I’ve spent a lot of time on the trail this week hiking to and from a nearby hamlet. On Sunday afternoon some friends visited and started telling us about someone who was sick. There was a bit of confusion at first as we were thinking of a child we’d treated earlier in the week, but no this was something else.
A young guy was really sick; a pig had been killed for him, but his sickness was getting worse. Could we please give them some medicine to give him? Sorry no, we don’t give out medicine without seeing the sick person ourselves. Could we please hike over and see him?
I figured out where the guy was and had to tell them, sorry, no can do.
We’ve marked the hamlets closest to us on either side as the furthest away we’ll hike to go and see people. We’ve found that these emergencies tend to come in groups and there have been times we’ve been called on to go to different places days in a row. (And sure enough the day after we were asked to go to a different case in the opposite direction!)
We told them that if they brought the guy up to the hamlet we’d see him. I expected them the next day, but at around 5 pm they were there again saying they’d brought the guy and I should see him. I grabbed a few of our medical things and headed out.
The hamlet was pretty packed when I arrived and I saw the guy laid out on a stretcher they’d made out of sticks and banana leaves. He looked very sick!
We’ve started to figure out that things are serious when a pig gets killed. Later I asked his brother for the story and he said this:
“My brother got sick, and I thought a lot about him. I said my worries out loud, but he didn’t get better. We had a talk sorry. I got a pig and I killed it. We put the food in a pot, ate and my worries rested. He didn’t get better, so I went to get you and I’ve put it in your hands.”
A talk sorry is when any sins that people think may have caused the illness are confessed. The expectation is that confessing the right sin will break the illness’s power and the person will get better. This underlying spiritual understanding of illness is more important than medicine. The medicine won’t be effective if the root cause of the illness isn’t confessed and there isn’t harmony, but if the talk sorry goes well then the medicine will work.
When I examined him and saw he had a fever of 40.3C and a breathing rate of 46 a minute with some other symptoms I was instantly thinking pneumonia. We’re not experts, but we are getting to recognise the common illnesses out here. Consulting with my “where there is no doctor” book I started him on a course of cotrimoxazole.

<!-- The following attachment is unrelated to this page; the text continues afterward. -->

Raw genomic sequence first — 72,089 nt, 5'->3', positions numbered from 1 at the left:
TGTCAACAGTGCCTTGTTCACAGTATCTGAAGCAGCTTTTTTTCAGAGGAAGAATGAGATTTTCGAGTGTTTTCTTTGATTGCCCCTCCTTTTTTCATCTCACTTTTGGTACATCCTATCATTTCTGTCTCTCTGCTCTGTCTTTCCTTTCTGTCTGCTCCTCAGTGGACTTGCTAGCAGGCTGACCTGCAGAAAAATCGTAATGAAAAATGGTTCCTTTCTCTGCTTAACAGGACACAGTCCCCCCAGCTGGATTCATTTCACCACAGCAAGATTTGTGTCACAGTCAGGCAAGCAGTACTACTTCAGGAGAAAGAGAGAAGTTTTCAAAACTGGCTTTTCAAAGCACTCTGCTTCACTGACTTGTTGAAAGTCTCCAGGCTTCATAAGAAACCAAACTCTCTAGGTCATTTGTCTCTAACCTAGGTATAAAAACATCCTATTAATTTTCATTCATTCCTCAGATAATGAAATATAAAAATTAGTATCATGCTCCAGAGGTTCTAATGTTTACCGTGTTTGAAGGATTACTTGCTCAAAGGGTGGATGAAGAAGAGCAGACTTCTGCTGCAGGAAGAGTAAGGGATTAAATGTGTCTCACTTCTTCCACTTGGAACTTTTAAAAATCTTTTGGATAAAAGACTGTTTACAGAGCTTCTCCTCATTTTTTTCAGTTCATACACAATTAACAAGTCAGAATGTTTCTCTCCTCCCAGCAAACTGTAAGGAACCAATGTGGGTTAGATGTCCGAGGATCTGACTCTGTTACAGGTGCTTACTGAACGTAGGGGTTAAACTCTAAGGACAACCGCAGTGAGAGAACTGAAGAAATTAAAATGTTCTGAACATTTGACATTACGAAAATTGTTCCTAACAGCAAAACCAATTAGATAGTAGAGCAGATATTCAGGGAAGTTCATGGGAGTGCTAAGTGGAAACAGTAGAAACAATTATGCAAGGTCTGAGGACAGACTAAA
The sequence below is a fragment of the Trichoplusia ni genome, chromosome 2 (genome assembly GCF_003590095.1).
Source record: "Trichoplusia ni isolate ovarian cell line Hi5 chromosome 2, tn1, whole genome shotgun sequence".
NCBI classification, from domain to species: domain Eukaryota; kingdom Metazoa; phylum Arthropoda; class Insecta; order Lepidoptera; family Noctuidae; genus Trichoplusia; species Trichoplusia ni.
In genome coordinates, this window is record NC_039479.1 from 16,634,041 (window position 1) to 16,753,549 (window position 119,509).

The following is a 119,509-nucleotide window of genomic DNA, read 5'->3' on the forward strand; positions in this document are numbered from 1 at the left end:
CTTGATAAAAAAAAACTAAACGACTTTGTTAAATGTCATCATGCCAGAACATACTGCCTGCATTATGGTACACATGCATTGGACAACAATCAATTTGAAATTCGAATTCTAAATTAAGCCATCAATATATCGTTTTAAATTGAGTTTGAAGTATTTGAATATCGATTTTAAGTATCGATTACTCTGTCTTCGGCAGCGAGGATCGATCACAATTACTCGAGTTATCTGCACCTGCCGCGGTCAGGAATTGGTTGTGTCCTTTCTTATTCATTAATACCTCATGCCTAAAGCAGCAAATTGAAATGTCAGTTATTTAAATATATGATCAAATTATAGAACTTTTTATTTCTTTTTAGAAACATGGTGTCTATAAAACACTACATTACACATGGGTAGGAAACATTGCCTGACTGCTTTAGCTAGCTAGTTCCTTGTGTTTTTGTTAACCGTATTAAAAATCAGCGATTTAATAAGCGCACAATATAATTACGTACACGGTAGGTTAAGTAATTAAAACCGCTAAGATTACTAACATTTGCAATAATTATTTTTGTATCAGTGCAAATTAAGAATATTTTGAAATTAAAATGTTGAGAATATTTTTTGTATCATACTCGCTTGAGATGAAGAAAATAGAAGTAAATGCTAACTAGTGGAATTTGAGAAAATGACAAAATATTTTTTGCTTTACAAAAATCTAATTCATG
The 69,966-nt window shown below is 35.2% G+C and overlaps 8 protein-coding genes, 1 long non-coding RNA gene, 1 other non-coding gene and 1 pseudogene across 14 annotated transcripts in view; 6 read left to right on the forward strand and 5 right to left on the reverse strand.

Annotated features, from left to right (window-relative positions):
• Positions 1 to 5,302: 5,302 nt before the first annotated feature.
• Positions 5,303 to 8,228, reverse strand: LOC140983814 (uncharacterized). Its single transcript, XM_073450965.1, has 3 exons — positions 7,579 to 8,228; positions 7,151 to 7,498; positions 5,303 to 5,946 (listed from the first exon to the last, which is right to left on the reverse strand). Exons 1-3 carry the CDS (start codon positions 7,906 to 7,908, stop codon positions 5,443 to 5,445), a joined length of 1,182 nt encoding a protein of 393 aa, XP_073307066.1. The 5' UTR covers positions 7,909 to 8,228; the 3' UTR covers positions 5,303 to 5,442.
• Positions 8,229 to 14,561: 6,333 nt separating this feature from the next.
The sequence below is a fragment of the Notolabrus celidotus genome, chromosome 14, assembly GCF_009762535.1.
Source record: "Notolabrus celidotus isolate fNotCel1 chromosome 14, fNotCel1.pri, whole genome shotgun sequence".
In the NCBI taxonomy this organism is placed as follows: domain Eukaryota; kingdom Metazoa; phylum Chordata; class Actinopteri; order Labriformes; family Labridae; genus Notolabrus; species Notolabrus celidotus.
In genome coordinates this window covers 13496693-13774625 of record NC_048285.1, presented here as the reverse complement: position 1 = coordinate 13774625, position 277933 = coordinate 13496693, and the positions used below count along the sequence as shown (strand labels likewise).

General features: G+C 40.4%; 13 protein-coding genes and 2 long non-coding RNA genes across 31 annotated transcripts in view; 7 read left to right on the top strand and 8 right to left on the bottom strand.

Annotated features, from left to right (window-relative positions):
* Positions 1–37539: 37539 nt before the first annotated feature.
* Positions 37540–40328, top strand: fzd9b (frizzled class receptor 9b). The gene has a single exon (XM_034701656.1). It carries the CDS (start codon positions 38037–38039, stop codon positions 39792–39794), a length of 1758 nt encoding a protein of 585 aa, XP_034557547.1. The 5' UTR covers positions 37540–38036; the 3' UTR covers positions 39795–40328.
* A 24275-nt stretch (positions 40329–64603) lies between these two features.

Unfortunately, he didn’t improve much. I was hiking over daily to take his vitals and after 3 days he still had a fever and had now developed diarrhoea (from the cotrimoxazole probably). I phoned our clinic and asked for advice. Turns out cotrimoxazole wasn’t the best choice, Azithromycin was better (time to annotate the book we’re using!) and I should check for malaria just to rule that out.
We use a little plastic finger stabber thing to get a few drops of blood for the test. I’d not used one myself before, but had seen it used so did my best. Stab… unfortunately, it didn’t work! I didn’t break through the calloused finger skin. “I felt it” he said, “but it didn’t hurt”. Guess I’ll try again… Oh, it’s a one-shot stabber and can’t be reused.
I felt pretty dumb at this point for not bringing a spare but a bush solution was on hand. A shaving razor was on hand for a quick cut to the hand to get a few drops of blood. Certainly not ideal, but it worked! Slashing with a razor is a Kovol way of reducing swelling (removing the bad blood), so they’re experts at making tiny little slashes.
The malaria test was negative, leaving pneumonia as the best diagnosis so we swapped the Cotrimoxizole for Azithromycin. A day later and everything is better already. He’s well on the road to recovery.
I’ve done the 20-minute hike to the village and then back again 5 times this week and the time spent plodding up and down the mountains gives me lots of time to think and process it all. We’re so glad to be able to serve here. Gradually day by day and week by week we’re becoming more and more familiar with what’s going on, we’re learning to communicate and we’re eagerly looking forward to starting literacy classes, and translating and teaching God’s word.
As my leg muscles burned on the climbs for the fifth day this week I was just thinking “it’s worth it”. The medicine I’m able to bring will probably save this guy’s life. In the stories I got from the family they referred to me as “mo”, meaning brother (from outside my clan). We’re starting to belong and soon we’ll be able to share the gospel with them which will tell them how deeply loved and valued they are by God.
If that paragraph doesn’t make too much sense then just know I’m pretty tired and not thinking my best this evening!